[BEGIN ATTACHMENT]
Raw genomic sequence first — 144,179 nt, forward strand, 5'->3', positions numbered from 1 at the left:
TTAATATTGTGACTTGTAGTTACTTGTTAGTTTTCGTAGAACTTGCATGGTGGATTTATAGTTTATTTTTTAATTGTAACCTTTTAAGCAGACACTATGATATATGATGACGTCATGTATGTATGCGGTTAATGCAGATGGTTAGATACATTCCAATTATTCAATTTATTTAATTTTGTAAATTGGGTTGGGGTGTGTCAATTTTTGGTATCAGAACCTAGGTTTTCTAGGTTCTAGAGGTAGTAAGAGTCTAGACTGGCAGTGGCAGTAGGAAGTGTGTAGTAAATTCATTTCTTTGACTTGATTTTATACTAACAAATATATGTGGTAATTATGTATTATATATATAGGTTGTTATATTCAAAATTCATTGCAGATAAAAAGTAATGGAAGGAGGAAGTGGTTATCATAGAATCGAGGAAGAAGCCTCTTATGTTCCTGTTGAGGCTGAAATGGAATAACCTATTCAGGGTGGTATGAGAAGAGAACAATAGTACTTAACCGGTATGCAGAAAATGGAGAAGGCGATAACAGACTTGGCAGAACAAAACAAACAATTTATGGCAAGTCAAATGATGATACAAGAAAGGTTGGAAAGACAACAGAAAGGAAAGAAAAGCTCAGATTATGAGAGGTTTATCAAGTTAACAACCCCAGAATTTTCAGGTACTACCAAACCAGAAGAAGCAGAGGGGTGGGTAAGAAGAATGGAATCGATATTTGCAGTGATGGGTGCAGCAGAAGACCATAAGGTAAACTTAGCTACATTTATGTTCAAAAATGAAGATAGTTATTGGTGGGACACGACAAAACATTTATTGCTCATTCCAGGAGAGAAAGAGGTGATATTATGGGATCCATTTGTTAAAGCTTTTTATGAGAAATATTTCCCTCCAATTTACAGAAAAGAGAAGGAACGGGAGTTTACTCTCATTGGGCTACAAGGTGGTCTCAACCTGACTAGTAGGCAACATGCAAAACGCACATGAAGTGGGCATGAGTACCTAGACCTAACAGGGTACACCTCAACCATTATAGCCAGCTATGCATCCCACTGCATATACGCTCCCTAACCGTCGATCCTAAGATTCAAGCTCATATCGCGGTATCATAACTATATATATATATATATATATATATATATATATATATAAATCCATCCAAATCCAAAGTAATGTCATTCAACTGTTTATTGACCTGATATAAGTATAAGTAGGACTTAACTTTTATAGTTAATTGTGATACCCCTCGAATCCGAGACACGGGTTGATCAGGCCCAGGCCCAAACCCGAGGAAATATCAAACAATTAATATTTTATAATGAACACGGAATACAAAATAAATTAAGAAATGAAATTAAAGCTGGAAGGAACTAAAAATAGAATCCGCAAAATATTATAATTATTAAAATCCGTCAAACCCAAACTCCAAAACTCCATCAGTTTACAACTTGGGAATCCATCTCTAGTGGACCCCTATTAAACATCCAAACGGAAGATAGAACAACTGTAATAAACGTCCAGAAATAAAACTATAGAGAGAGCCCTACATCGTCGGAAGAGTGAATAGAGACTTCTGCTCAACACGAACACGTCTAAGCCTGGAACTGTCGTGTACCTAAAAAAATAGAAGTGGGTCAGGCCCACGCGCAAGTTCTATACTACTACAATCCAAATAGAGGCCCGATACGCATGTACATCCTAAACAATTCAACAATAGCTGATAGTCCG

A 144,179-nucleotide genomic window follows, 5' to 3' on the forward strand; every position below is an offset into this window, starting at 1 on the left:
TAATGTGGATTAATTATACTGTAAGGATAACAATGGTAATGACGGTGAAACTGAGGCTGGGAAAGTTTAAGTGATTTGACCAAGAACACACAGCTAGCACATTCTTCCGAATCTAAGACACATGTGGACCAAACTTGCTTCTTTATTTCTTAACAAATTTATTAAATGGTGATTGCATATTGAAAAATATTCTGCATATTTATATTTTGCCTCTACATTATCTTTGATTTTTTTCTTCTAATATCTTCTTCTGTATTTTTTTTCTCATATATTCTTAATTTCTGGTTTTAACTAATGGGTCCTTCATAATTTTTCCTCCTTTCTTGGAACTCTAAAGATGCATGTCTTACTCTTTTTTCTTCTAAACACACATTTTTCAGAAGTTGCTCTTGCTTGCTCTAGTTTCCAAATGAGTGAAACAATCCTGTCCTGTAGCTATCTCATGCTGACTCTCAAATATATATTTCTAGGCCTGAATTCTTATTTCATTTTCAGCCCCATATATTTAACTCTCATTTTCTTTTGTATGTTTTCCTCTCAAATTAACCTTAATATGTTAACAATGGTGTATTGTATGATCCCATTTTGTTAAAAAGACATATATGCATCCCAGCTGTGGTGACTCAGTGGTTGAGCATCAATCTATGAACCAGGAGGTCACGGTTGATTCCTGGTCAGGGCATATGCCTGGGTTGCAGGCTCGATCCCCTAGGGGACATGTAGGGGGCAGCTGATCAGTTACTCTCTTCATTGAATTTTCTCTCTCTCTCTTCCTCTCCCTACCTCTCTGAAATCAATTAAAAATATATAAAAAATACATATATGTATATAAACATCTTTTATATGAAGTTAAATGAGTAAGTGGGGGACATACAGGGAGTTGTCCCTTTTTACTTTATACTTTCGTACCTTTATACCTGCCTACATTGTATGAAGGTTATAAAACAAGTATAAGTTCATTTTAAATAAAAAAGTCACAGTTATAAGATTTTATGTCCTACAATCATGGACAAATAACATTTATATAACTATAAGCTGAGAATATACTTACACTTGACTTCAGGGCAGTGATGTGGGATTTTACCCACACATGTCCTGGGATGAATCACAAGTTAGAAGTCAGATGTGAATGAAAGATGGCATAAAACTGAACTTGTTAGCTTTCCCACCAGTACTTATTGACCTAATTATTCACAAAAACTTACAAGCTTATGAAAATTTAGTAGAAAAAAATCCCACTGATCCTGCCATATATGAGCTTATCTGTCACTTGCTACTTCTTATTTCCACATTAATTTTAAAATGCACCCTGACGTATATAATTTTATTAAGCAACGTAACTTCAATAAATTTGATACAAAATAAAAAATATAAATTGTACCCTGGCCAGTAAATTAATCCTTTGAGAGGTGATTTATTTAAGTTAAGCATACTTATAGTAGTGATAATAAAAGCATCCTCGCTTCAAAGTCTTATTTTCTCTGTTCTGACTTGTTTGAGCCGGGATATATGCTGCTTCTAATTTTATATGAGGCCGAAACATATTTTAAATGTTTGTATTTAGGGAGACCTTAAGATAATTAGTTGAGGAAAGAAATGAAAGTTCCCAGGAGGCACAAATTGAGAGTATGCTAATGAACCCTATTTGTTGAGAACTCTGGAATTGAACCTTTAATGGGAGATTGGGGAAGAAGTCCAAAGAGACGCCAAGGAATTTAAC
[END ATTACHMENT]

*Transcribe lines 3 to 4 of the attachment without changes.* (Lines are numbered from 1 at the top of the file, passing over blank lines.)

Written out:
A 144,179-nucleotide genomic window follows, 5' to 3' on the forward strand; every position below is an offset into this window, starting at 1 on the left:
TAATGTGGATTAATTATACTGTAAGGATAACAATGGTAATGACGGTGAAACTGAGGCTGGGAAAGTTTAAGTGATTTGACCAAGAACACACAGCTAGCACATTCTTCCGAATCTAAGACACATGTGGACCAAACTTGCTTCTTTATTTCTTAACAAATTTATTAAATGGTGATTGCATATTGAAAAATATTCTGCATATTTATATTTTGCCTCTACATTATCTTTGATTTTTTTCTTCTAATATCTTCTTCTGTATTTTTTTTCTCATATATTCTTAATTTCTGGTTTTAACTAATGGGTCCTTCATAATTTTTCCTCCTTTCTTGGAACTCTAAAGATGCATGTCTTACTCTTTTTTCTTCTAAACACACATTTTTCAGAAGTTGCTCTTGCTTGCTCTAGTTTCCAAATGAGTGAAACAATCCTGTCCTGTAGCTATCTCATGCTGACTCTCAAATATATATTTCTAGGCCTGAATTCTTATTTCATTTTCAGCCCCATATATTTAACTCTCATTTTCTTTTGTATGTTTTCCTCTCAAATTAACCTTAATATGTTAACAATGGTGTATTGTATGATCCCATTTTGTTAAAAAGACATATATGCATCCCAGCTGTGGTGACTCAGTGGTTGAGCATCAATCTATGAACCAGGAGGTCACGGTTGATTCCTGGTCAGGGCATATGCCTGGGTTGCAGGCTCGATCCCCTAGGGGACATGTAGGGGGCAGCTGATCAGTTACTCTCTTCATTGAATTTTCTCTCTCTCTCTTCCTCTCCCTACCTCTCTGAAATCAATTAAAAATATATAAAAAATACATATATGTATATAAACATCTTTTATATGAAGTTAAATGAGTAAGTGGGGGACATACAGGGAGTTGTCCCTTTTTACTTTATACTTTCGTACCTTTATACCTGCCTACATTGTATGAAGGTTATAAAACAAGTATAAGTTCATTTTAAATAAAAAAGTCACAGTTATAAGATTTTATGTCCTACAATCATGGACAAATAACATTTATATAACTATAAGCTGAGAATATACTTACACTTGACTTCAGGGCAGTGATGTGGGATTTTACCCACACATGTCCTGGGATGAATCACAAGTTAGAAGTCAGATGTGAATGAAAGATGGCATAAAACTGAACTTGTTAGCTTTCCCACCAGTACTTATTGACCTAATTATTCACAAAAACTTACAAGCTTATGAAAATTTAGTAGAAAAAAATCCCACTGATCCTGCCATATATGAGCTTATCTGTCACTTGCTACTTCTTATTTCCACATTAATTTTAAAATGCACCCTGACGTATATAATTTTATTAAGCAACGTAACTTCAATAAATTTGATACAAAATAAAAAATATAAATTGTACCCTGGCCAGTAAATTAATCCTTTGAGAGGTGATTTATTTAAGTTAAGCATACTTATAGTAGTGATAATAAAAGCATCCTCGCTTCAAAGTCTTATTTTCTCTGTTCTGACTTGTTTGAGCCGGGATATATGCTGCTTCTAATTTTATATGAGGCCGAAACATATTTTAAATGTTTGTATTTAGGGAGACCTTAAGATAATTAGTTGAGGAAAGAAATGAAAGTTCCCAGGAGGCACAAATTGAGAGTATGCTAATGAACCCTATTTGTTGAGAACTCTGGAATTGAACCTTTAATGGGAGATTGGGGAAGAAGTCCAAAGAGACGCCAAGGAATTTAAC